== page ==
Aimee Mann embraces the sadness of her music on her ninth album, Mental Illness.SuperEgo Records, 2017
7.8 / 10
For her ninth album, Mental Illness, Aimee Mann embraces her conception as the quintessential somber folk musician. After all, her songs can be sad. But as Mann told the Los Angeles Times, “Emotional honesty is uplifting.” Think about that for a moment. It’s true. Many people feel a great relief when they’re able to talk about the things troubling them. Sometimes admitting the things that make us sad can help us find peace or even happiness once again. Mental Illness isn’t an entirely confessional record. Mann is an expert storyteller and continues to craft intriguing narratives. Real people inspire some songs while others may just be fictional. However, the emotion is true.
Mental Illness opens with a sobering reflection about loneliness. This song, “Goose Snow Cone”, takes inspiration from an Instagram picture of a cat named Goose1. In this picture, Mann thought the cat looked like a snowball. This feeling of joy from seeing a funny picture immediately triggered one of being homesick for Mann. It’s funny how songs can come from the most simple things sometimes. And without learning the meaning behind this song, I would have thought a goose snow cone to be an actual dessert.
“Goose Snow Cone” also establishes the instrumentation of Mental Illness. The songs all develop from acoustic guitar; picking up percussion, piano, and stirring strings along the way. Producer Paul Bryan is to credit for the strings, which help these songs land with more emotional wallop. On “Simple Fix”, they give the song a sense of somber discontent. The song highlights how a relationship’s demise never brings out the best behavior in anyone. Mann sings, “We’re babies passing for adults/ Who’ve loaded up the catapults/ And can’t believe the end results.”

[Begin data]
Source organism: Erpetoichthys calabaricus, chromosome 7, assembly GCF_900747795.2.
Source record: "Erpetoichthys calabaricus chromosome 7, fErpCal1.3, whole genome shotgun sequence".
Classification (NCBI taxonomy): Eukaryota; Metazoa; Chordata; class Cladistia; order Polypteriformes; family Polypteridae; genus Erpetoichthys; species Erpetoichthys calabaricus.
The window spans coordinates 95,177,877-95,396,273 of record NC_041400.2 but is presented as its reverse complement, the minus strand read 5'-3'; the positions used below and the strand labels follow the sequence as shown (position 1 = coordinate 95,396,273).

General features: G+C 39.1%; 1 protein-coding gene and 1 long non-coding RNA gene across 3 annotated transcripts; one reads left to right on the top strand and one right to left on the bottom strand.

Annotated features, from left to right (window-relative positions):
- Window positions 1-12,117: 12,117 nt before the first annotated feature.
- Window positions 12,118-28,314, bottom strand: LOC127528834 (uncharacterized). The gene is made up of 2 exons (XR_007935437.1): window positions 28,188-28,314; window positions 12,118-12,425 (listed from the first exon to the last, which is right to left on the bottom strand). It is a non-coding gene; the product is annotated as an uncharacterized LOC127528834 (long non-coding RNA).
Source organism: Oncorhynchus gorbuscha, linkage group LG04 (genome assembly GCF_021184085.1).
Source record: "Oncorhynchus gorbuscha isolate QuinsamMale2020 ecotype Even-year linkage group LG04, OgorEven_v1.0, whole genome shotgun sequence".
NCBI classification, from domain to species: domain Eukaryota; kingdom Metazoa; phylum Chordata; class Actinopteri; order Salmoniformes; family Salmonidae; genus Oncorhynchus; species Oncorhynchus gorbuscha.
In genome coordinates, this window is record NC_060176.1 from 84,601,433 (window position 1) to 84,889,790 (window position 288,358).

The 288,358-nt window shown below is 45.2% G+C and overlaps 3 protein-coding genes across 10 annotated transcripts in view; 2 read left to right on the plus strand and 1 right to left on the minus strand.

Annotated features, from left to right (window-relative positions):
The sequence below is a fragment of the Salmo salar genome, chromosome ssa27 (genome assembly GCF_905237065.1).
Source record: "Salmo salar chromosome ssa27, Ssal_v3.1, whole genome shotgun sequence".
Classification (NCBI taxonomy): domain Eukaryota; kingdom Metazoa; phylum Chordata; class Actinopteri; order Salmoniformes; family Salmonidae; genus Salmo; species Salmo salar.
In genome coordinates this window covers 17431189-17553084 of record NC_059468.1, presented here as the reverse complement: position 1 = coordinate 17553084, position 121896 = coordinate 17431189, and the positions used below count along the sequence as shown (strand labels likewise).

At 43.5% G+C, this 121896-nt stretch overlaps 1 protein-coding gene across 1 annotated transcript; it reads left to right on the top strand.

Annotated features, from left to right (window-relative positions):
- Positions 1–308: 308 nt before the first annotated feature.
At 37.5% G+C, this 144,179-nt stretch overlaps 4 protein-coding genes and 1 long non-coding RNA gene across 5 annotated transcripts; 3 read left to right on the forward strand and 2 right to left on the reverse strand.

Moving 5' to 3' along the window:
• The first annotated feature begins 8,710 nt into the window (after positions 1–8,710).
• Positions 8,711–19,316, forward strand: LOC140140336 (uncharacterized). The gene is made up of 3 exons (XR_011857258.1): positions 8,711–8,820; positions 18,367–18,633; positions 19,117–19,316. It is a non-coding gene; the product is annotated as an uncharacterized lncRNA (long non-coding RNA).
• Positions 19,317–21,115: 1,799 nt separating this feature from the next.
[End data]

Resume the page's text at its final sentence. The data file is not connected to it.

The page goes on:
Relationships play a part on Mental Illness but don’t dominate it. “Patient Zero” tells the story of a person chasing Hollywood fame but never finding it. Mann alludes to the impending disappointment, “Life is good/ You look around and think/ I’m in the right neighborhood/ But, honey, you just moved in.” Actual mental illness fuels the story behind “Lies of Summer”. Mann wrote the song about a man she knew, who was bi-polar. He also exhibited sociopathic behavior. Some of his questionable actions made more sense after finding out the truth.
Another one of the album’s more interesting songs is “Knock It Off”. In the song, a guy can’t accept his relationship is over. Usually this type of song comes from the male’s perspective where he paints himself as a wounded hero. Think back to many of your favorite indie heartbreak songs. Here, Mann paints a clearer reality where he is desperate. Even somewhat of a stalker when she sings, “Oh baby knock it off/ You can’t just stand there on her front lawn.” The truth isn’t always pretty. And pain can be hard to accept. However, as Mann says, “Emotional honesty is uplifting.” It allows us to move on.
1. Goose appears in the song’s official music video.